An animal shelter in Florida has sprinkled some “Harry Potter”-inspired magic into its dog adoption process.
Dogs at the Pet Alliance of Greater Orlando are now being sorted into the same four Hogwarts houses made famous by J.K. Rowling’s book series.
Much like the Sorting Hat did at Hogwarts, Pet Alliance staff divide adoptable dogs into the houses of “Gryffindogs” (Gryffindor), “Ravenpaw” (Ravenclaw), “Hufflefluff” (Hufflepuff) or “Slobberin” (Slytherin) based on their personalities. Employees observe the dogs interacting with toys and with other dogs before assigning them to a house, the shelter said.
When potential adopters arrive at the shelter, they read about the dogs’ characteristics rather than their breeds.
“We want people to look at the dog for their behavior and personality and what their talents are,” said Stephen Bardy, Pet Alliance of Greater Orlando’s executive director. “We really wanted people to take a look at dogs for the dogs.”
Bardy said he came up with the idea for the “Harry Potter”-themed dog houses as a fun way to address what is a serious problem: breed discrimination.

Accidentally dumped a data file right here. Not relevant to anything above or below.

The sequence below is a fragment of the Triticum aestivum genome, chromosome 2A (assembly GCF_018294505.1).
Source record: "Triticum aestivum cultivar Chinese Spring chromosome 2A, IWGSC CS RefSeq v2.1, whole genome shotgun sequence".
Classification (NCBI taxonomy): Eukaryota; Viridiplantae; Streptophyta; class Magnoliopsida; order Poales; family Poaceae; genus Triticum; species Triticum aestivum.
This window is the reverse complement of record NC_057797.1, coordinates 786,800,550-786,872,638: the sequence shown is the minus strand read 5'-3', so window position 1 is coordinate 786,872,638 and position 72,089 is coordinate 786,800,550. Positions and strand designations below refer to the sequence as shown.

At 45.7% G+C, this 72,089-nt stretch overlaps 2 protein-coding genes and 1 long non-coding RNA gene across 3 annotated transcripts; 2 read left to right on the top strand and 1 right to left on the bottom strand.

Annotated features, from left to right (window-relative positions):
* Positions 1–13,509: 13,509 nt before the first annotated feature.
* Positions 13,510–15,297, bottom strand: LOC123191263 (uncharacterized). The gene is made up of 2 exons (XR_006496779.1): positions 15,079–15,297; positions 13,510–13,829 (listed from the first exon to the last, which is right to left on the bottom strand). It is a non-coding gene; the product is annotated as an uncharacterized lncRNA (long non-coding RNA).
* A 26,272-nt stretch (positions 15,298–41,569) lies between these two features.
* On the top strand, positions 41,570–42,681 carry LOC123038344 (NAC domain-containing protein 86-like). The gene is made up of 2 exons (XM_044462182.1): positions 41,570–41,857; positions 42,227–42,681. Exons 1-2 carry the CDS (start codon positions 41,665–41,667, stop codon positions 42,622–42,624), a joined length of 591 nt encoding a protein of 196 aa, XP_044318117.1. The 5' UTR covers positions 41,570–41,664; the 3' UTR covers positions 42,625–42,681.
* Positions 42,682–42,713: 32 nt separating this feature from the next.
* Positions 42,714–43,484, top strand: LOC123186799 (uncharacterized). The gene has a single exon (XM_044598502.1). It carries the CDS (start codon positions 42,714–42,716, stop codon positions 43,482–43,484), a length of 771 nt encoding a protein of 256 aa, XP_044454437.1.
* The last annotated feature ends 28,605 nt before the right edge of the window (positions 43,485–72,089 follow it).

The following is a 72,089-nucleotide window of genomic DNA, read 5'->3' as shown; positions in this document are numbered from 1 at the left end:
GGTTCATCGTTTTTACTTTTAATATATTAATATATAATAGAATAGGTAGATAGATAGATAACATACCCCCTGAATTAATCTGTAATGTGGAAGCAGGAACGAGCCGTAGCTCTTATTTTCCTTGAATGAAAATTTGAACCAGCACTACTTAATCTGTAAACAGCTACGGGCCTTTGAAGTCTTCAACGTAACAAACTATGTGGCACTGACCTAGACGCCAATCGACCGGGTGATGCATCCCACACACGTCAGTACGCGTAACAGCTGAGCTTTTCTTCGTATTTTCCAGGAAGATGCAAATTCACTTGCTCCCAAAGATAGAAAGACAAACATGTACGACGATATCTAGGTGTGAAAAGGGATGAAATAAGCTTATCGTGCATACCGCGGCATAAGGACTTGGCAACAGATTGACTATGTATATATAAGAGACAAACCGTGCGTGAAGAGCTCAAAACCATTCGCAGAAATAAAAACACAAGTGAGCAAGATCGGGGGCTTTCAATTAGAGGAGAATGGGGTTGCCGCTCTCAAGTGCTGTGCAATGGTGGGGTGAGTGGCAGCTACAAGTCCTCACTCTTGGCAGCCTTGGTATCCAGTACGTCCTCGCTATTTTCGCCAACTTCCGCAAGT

The Pet Alliance of Greater Orlando, a non-profit shelter, gets about 1,800 pets per year that are surrendered because their owners are moving and their new landlord does not accept certain breeds, Bardy said, adding that most of those pets are dogs.
The shelter hopes that by not attaching breeds to dogs during the adoption process, people will pay more attention to the type of dog that will be the best fit for them. Bardy also hopes the initiative will spark a national conversation and encourage more shelters to do the same.
“We want people to understand what they want in a dog and what will work in their lifestyle rather than going into a shelter and saying, ‘I want a black lab,’” Bardy said. “We want people to start talking about their own lifestyles and personalities and allow us to match a dog to them not based on looks or breed.”
The shelter took another page from the “Harry Potter” books by not separating puppies younger than six months of age into houses, Bardy said. In the series, only kids ages 11 and older are sorted into a house.
Dogs at the shelter stay in a house dubbed “Pawgwarts” while they wait to be sorted, he explained.
The shelter has also created an online quiz for dog owners everywhere to match their dogs with one of the four houses.
Bardy reports the shelter has seen a significant spike in both foot and online traffic since launching the initiative last month. In the last week alone, 23 dogs were adopted from “Harry Potter”-themed houses.
The most popular so far has been the Hufflepuff house, whose characteristics apply to nearly all dog breeds: hard work, dedication, patience, loyalty, justice and fair play.
“We don’t want to build a bigger shelter. We want to figure out a way to end pet homelessness,” said Bardy. “It comes down to understanding dogs’ behavior and personalities and being a responsible pet owner.”